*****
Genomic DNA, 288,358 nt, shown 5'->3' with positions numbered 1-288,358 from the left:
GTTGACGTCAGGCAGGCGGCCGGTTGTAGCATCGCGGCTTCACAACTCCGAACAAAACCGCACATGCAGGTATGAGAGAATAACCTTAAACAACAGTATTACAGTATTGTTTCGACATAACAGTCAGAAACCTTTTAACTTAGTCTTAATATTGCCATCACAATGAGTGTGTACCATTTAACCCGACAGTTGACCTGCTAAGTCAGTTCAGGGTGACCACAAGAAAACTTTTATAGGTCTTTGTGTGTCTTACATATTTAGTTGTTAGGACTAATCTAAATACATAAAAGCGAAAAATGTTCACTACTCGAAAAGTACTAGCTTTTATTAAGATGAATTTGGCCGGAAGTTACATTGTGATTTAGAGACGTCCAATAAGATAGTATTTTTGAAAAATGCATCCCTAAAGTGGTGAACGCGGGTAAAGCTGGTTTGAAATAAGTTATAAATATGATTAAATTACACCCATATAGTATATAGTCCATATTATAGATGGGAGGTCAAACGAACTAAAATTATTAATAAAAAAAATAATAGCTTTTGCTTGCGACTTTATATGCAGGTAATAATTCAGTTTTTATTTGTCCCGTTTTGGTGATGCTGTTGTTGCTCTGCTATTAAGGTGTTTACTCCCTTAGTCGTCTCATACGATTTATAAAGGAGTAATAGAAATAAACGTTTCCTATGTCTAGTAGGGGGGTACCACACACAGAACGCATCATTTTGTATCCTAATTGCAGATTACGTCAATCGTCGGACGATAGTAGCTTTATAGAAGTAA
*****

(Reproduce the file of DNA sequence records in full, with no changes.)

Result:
Genomic DNA, 288,358 nt, shown 5'->3' with positions numbered 1-288,358 from the left:
GTTGACGTCAGGCAGGCGGCCGGTTGTAGCATCGCGGCTTCACAACTCCGAACAAAACCGCACATGCAGGTATGAGAGAATAACCTTAAACAACAGTATTACAGTATTGTTTCGACATAACAGTCAGAAACCTTTTAACTTAGTCTTAATATTGCCATCACAATGAGTGTGTACCATTTAACCCGACAGTTGACCTGCTAAGTCAGTTCAGGGTGACCACAAGAAAACTTTTATAGGTCTTTGTGTGTCTTACATATTTAGTTGTTAGGACTAATCTAAATACATAAAAGCGAAAAATGTTCACTACTCGAAAAGTACTAGCTTTTATTAAGATGAATTTGGCCGGAAGTTACATTGTGATTTAGAGACGTCCAATAAGATAGTATTTTTGAAAAATGCATCCCTAAAGTGGTGAACGCGGGTAAAGCTGGTTTGAAATAAGTTATAAATATGATTAAATTACACCCATATAGTATATAGTCCATATTATAGATGGGAGGTCAAACGAACTAAAATTATTAATAAAAAAAATAATAGCTTTTGCTTGCGACTTTATATGCAGGTAATAATTCAGTTTTTATTTGTCCCGTTTTGGTGATGCTGTTGTTGCTCTGCTATTAAGGTGTTTACTCCCTTAGTCGTCTCATACGATTTATAAAGGAGTAATAGAAATAAACGTTTCCTATGTCTAGTAGGGGGGTACCACACACAGAACGCATCATTTTGTATCCTAATTGCAGATTACGTCAATCGTCGGACGATAGTAGCTTTATAGAAGTAA